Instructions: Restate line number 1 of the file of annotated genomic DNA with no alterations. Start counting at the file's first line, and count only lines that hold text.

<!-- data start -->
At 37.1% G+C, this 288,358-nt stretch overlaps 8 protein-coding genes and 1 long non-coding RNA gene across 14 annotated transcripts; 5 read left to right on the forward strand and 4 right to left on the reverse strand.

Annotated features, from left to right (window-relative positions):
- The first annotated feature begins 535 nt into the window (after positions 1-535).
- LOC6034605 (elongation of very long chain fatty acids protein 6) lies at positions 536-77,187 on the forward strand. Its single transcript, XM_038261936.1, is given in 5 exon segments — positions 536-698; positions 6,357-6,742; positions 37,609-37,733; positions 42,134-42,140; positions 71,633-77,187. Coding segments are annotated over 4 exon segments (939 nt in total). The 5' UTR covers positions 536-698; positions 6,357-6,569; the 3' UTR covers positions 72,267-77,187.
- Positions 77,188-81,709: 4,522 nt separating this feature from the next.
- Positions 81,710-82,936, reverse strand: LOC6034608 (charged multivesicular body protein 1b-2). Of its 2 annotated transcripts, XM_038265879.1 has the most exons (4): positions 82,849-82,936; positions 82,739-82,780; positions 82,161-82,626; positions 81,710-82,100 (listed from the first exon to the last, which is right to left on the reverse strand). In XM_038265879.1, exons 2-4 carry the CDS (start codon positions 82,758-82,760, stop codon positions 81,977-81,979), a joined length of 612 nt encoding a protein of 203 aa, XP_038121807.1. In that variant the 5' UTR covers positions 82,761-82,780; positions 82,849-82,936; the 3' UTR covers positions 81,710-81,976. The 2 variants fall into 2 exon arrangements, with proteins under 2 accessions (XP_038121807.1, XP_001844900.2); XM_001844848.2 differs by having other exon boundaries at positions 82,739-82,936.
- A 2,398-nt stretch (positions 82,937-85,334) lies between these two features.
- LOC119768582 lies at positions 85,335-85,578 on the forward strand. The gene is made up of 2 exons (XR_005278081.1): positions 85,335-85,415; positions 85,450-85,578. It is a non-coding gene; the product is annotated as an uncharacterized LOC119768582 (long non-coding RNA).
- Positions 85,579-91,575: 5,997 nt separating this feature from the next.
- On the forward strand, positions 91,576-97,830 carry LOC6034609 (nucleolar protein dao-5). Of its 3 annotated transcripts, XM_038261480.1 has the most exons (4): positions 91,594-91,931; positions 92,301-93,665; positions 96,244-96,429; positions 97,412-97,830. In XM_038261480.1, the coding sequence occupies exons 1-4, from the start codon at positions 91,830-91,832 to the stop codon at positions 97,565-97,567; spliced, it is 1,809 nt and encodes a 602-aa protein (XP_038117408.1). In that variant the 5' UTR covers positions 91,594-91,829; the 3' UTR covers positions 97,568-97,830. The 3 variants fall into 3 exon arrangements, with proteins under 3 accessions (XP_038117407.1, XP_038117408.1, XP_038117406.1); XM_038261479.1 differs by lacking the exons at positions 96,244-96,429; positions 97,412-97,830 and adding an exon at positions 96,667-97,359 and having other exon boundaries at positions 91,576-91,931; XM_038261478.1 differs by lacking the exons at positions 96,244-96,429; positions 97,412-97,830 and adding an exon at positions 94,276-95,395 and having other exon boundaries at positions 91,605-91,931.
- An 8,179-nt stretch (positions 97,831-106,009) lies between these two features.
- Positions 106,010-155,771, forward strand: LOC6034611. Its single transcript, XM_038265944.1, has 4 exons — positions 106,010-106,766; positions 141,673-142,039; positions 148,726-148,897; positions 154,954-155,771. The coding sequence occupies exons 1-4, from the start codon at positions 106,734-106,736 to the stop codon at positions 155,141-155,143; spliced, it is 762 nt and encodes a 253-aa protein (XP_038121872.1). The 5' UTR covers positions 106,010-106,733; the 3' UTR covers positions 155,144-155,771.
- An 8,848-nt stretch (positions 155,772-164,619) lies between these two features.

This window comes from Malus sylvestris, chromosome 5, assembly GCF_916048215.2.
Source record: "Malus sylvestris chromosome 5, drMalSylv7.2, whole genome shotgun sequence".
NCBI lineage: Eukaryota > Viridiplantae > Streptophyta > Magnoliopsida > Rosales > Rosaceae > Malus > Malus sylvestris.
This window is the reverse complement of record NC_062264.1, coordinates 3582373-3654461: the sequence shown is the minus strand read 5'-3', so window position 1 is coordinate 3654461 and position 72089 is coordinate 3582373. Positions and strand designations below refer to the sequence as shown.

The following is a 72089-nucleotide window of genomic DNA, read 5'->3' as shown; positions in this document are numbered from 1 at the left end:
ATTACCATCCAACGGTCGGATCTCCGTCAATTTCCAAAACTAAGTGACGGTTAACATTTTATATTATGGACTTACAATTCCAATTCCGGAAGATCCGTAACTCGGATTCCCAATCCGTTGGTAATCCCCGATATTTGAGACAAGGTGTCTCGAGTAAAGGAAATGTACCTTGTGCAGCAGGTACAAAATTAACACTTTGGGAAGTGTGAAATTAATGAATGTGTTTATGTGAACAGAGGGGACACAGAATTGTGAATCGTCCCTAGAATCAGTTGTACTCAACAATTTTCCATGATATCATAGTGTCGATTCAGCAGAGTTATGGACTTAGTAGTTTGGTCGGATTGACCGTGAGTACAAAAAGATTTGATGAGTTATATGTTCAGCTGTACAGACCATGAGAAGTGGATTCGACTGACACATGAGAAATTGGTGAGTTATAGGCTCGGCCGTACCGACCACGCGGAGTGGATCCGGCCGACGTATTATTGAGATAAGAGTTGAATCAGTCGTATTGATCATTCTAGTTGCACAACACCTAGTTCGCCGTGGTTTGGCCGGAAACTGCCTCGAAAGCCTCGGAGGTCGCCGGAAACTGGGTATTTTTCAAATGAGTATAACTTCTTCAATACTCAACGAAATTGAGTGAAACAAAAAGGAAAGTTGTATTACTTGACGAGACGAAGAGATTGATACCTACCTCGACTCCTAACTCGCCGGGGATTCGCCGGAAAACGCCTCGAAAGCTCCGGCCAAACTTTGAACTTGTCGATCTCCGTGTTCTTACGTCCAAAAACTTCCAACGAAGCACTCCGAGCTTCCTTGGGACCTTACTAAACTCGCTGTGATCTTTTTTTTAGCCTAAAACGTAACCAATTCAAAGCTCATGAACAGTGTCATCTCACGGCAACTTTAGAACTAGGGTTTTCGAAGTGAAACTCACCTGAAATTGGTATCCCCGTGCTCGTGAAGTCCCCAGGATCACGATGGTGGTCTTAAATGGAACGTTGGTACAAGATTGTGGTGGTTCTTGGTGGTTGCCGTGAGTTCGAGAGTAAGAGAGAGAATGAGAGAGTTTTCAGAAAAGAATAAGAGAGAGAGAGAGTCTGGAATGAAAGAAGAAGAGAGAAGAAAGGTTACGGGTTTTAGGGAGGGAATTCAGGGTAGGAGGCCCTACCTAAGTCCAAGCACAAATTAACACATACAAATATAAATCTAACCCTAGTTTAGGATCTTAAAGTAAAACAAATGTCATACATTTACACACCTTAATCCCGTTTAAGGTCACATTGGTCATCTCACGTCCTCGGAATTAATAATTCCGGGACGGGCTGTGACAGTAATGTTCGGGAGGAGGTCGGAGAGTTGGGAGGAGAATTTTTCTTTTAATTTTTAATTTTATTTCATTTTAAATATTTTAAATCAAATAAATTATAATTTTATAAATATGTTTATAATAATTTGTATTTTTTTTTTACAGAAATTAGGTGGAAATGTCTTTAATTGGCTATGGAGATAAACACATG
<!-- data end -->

At 37.1% G+C, this 288,358-nt stretch overlaps 8 protein-coding genes and 1 long non-coding RNA gene across 14 annotated transcripts; 5 read left to right on the forward strand and 4 right to left on the reverse strand.